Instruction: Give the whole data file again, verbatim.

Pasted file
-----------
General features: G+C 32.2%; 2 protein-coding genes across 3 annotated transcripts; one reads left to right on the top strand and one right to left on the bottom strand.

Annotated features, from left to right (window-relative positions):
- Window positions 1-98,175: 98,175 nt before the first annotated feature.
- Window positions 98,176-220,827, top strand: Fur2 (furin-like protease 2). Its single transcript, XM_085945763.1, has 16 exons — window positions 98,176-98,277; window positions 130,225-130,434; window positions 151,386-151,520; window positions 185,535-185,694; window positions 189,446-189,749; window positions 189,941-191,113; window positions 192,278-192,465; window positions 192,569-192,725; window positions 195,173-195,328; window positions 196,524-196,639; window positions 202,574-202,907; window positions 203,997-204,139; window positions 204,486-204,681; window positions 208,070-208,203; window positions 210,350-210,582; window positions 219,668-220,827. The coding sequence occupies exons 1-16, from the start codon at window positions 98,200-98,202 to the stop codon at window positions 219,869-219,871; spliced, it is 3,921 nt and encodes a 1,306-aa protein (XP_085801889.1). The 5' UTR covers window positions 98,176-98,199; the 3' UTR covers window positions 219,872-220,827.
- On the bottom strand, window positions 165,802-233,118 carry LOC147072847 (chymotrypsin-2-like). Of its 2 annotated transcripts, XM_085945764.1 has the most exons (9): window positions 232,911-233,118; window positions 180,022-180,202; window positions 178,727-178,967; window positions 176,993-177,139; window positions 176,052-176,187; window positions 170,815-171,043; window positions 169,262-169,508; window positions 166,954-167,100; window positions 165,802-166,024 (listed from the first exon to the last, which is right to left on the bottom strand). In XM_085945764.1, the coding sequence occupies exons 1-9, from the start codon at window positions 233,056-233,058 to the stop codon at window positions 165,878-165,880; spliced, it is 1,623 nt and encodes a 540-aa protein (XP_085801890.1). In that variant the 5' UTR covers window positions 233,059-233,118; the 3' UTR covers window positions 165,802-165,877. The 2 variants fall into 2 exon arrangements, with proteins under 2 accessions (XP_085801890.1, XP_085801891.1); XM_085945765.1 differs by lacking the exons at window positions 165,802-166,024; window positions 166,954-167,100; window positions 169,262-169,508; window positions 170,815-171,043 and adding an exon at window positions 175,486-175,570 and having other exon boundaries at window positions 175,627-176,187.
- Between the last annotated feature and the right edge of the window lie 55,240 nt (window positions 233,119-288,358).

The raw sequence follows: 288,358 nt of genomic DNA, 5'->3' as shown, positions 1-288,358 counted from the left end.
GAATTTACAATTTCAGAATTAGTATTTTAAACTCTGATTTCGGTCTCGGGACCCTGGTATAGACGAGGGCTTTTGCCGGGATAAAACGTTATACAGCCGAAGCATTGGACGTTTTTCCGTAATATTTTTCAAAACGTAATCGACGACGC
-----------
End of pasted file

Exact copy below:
General features: G+C 32.2%; 2 protein-coding genes across 3 annotated transcripts; one reads left to right on the top strand and one right to left on the bottom strand.

Annotated features, from left to right (window-relative positions):
- Window positions 1-98,175: 98,175 nt before the first annotated feature.
- Window positions 98,176-220,827, top strand: Fur2 (furin-like protease 2). Its single transcript, XM_085945763.1, has 16 exons — window positions 98,176-98,277; window positions 130,225-130,434; window positions 151,386-151,520; window positions 185,535-185,694; window positions 189,446-189,749; window positions 189,941-191,113; window positions 192,278-192,465; window positions 192,569-192,725; window positions 195,173-195,328; window positions 196,524-196,639; window positions 202,574-202,907; window positions 203,997-204,139; window positions 204,486-204,681; window positions 208,070-208,203; window positions 210,350-210,582; window positions 219,668-220,827. The coding sequence occupies exons 1-16, from the start codon at window positions 98,200-98,202 to the stop codon at window positions 219,869-219,871; spliced, it is 3,921 nt and encodes a 1,306-aa protein (XP_085801889.1). The 5' UTR covers window positions 98,176-98,199; the 3' UTR covers window positions 219,872-220,827.
- On the bottom strand, window positions 165,802-233,118 carry LOC147072847 (chymotrypsin-2-like). Of its 2 annotated transcripts, XM_085945764.1 has the most exons (9): window positions 232,911-233,118; window positions 180,022-180,202; window positions 178,727-178,967; window positions 176,993-177,139; window positions 176,052-176,187; window positions 170,815-171,043; window positions 169,262-169,508; window positions 166,954-167,100; window positions 165,802-166,024 (listed from the first exon to the last, which is right to left on the bottom strand). In XM_085945764.1, the coding sequence occupies exons 1-9, from the start codon at window positions 233,056-233,058 to the stop codon at window positions 165,878-165,880; spliced, it is 1,623 nt and encodes a 540-aa protein (XP_085801890.1). In that variant the 5' UTR covers window positions 233,059-233,118; the 3' UTR covers window positions 165,802-165,877. The 2 variants fall into 2 exon arrangements, with proteins under 2 accessions (XP_085801890.1, XP_085801891.1); XM_085945765.1 differs by lacking the exons at window positions 165,802-166,024; window positions 166,954-167,100; window positions 169,262-169,508; window positions 170,815-171,043 and adding an exon at window positions 175,486-175,570 and having other exon boundaries at window positions 175,627-176,187.
- Between the last annotated feature and the right edge of the window lie 55,240 nt (window positions 233,119-288,358).

The raw sequence follows: 288,358 nt of genomic DNA, 5'->3' as shown, positions 1-288,358 counted from the left end.
GAATTTACAATTTCAGAATTAGTATTTTAAACTCTGATTTCGGTCTCGGGACCCTGGTATAGACGAGGGCTTTTGCCGGGATAAAACGTTATACAGCCGAAGCATTGGACGTTTTTCCGTAATATTTTTCAAAACGTAATCGACGACGC